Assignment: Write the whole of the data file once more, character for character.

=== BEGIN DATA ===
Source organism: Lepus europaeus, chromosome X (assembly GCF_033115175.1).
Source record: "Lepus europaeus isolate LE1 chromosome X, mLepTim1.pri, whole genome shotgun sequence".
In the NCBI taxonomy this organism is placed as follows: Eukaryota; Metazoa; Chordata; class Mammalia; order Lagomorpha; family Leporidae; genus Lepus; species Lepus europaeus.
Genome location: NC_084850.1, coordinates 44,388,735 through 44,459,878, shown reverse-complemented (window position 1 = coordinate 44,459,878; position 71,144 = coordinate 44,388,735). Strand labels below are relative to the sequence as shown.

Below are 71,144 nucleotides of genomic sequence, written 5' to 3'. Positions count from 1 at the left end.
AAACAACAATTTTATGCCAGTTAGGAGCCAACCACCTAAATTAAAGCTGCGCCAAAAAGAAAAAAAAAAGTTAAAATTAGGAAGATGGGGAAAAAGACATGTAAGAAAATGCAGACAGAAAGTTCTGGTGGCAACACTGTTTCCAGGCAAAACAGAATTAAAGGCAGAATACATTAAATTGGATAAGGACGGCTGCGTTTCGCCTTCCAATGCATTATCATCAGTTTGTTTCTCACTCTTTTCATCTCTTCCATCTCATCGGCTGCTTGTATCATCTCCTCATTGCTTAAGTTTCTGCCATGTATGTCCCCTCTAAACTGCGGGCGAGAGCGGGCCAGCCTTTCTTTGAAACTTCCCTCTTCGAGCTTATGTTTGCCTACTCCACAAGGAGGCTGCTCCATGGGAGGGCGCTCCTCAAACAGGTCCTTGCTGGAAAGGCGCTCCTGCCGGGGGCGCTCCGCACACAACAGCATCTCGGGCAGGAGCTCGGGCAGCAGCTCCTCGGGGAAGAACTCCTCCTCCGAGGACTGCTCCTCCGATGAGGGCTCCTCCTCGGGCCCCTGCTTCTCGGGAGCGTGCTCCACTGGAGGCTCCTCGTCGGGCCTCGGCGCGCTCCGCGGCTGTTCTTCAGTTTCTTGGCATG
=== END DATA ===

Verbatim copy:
Source organism: Lepus europaeus, chromosome X (assembly GCF_033115175.1).
Source record: "Lepus europaeus isolate LE1 chromosome X, mLepTim1.pri, whole genome shotgun sequence".
In the NCBI taxonomy this organism is placed as follows: Eukaryota; Metazoa; Chordata; class Mammalia; order Lagomorpha; family Leporidae; genus Lepus; species Lepus europaeus.
Genome location: NC_084850.1, coordinates 44,388,735 through 44,459,878, shown reverse-complemented (window position 1 = coordinate 44,459,878; position 71,144 = coordinate 44,388,735). Strand labels below are relative to the sequence as shown.

Below are 71,144 nucleotides of genomic sequence, written 5' to 3'. Positions count from 1 at the left end.
AAACAACAATTTTATGCCAGTTAGGAGCCAACCACCTAAATTAAAGCTGCGCCAAAAAGAAAAAAAAAAGTTAAAATTAGGAAGATGGGGAAAAAGACATGTAAGAAAATGCAGACAGAAAGTTCTGGTGGCAACACTGTTTCCAGGCAAAACAGAATTAAAGGCAGAATACATTAAATTGGATAAGGACGGCTGCGTTTCGCCTTCCAATGCATTATCATCAGTTTGTTTCTCACTCTTTTCATCTCTTCCATCTCATCGGCTGCTTGTATCATCTCCTCATTGCTTAAGTTTCTGCCATGTATGTCCCCTCTAAACTGCGGGCGAGAGCGGGCCAGCCTTTCTTTGAAACTTCCCTCTTCGAGCTTATGTTTGCCTACTCCACAAGGAGGCTGCTCCATGGGAGGGCGCTCCTCAAACAGGTCCTTGCTGGAAAGGCGCTCCTGCCGGGGGCGCTCCGCACACAACAGCATCTCGGGCAGGAGCTCGGGCAGCAGCTCCTCGGGGAAGAACTCCTCCTCCGAGGACTGCTCCTCCGATGAGGGCTCCTCCTCGGGCCCCTGCTTCTCGGGAGCGTGCTCCACTGGAGGCTCCTCGTCGGGCCTCGGCGCGCTCCGCGGCTGTTCTTCAGTTTCTTGGCATG